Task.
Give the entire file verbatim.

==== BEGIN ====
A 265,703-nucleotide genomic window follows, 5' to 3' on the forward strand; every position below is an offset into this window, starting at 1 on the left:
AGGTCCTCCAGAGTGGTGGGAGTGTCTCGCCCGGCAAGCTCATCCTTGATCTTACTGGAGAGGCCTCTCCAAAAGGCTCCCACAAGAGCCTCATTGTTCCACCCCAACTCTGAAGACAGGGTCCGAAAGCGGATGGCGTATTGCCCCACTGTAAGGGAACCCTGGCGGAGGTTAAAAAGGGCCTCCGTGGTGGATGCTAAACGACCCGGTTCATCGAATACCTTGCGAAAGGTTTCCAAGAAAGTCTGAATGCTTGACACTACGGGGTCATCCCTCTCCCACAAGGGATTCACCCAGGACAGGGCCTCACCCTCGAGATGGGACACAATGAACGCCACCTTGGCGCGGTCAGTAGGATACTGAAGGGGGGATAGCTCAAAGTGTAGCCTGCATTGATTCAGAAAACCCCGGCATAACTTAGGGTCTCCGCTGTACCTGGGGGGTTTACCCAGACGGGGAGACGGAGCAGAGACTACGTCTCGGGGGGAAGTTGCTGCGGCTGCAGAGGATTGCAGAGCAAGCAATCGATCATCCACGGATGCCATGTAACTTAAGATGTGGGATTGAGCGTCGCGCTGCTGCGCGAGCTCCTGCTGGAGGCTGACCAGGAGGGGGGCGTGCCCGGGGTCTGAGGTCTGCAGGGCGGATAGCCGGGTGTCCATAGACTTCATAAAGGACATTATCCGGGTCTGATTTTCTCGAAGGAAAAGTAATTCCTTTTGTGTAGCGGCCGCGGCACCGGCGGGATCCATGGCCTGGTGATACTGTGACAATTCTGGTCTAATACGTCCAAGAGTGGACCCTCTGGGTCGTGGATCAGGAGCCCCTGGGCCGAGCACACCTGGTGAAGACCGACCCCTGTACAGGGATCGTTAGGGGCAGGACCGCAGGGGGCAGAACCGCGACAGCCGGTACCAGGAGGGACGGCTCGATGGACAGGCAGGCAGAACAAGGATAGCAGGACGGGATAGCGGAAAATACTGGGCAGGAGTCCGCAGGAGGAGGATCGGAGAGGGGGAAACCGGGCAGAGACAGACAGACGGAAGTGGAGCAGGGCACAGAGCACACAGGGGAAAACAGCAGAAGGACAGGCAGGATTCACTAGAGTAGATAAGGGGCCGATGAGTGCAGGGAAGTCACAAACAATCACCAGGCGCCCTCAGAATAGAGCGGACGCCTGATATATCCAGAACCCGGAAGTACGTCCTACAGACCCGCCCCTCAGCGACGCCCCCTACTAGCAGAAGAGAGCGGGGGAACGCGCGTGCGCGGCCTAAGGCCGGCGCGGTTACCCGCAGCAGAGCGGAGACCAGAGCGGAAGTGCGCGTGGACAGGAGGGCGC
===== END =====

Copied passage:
A 265,703-nucleotide genomic window follows, 5' to 3' on the forward strand; every position below is an offset into this window, starting at 1 on the left:
AGGTCCTCCAGAGTGGTGGGAGTGTCTCGCCCGGCAAGCTCATCCTTGATCTTACTGGAGAGGCCTCTCCAAAAGGCTCCCACAAGAGCCTCATTGTTCCACCCCAACTCTGAAGACAGGGTCCGAAAGCGGATGGCGTATTGCCCCACTGTAAGGGAACCCTGGCGGAGGTTAAAAAGGGCCTCCGTGGTGGATGCTAAACGACCCGGTTCATCGAATACCTTGCGAAAGGTTTCCAAGAAAGTCTGAATGCTTGACACTACGGGGTCATCCCTCTCCCACAAGGGATTCACCCAGGACAGGGCCTCACCCTCGAGATGGGACACAATGAACGCCACCTTGGCGCGGTCAGTAGGATACTGAAGGGGGGATAGCTCAAAGTGTAGCCTGCATTGATTCAGAAAACCCCGGCATAACTTAGGGTCTCCGCTGTACCTGGGGGGTTTACCCAGACGGGGAGACGGAGCAGAGACTACGTCTCGGGGGGAAGTTGCTGCGGCTGCAGAGGATTGCAGAGCAAGCAATCGATCATCCACGGATGCCATGTAACTTAAGATGTGGGATTGAGCGTCGCGCTGCTGCGCGAGCTCCTGCTGGAGGCTGACCAGGAGGGGGGCGTGCCCGGGGTCTGAGGTCTGCAGGGCGGATAGCCGGGTGTCCATAGACTTCATAAAGGACATTATCCGGGTCTGATTTTCTCGAAGGAAAAGTAATTCCTTTTGTGTAGCGGCCGCGGCACCGGCGGGATCCATGGCCTGGTGATACTGTGACAATTCTGGTCTAATACGTCCAAGAGTGGACCCTCTGGGTCGTGGATCAGGAGCCCCTGGGCCGAGCACACCTGGTGAAGACCGACCCCTGTACAGGGATCGTTAGGGGCAGGACCGCAGGGGGCAGAACCGCGACAGCCGGTACCAGGAGGGACGGCTCGATGGACAGGCAGGCAGAACAAGGATAGCAGGACGGGATAGCGGAAAATACTGGGCAGGAGTCCGCAGGAGGAGGATCGGAGAGGGGGAAACCGGGCAGAGACAGACAGACGGAAGTGGAGCAGGGCACAGAGCACACAGGGGAAAACAGCAGAAGGACAGGCAGGATTCACTAGAGTAGATAAGGGGCCGATGAGTGCAGGGAAGTCACAAACAATCACCAGGCGCCCTCAGAATAGAGCGGACGCCTGATATATCCAGAACCCGGAAGTACGTCCTACAGACCCGCCCCTCAGCGACGCCCCCTACTAGCAGAAGAGAGCGGGGGAACGCGCGTGCGCGGCCTAAGGCCGGCGCGGTTACCCGCAGCAGAGCGGAGACCAGAGCGGAAGTGCGCGTGGACAGGAGGGCGC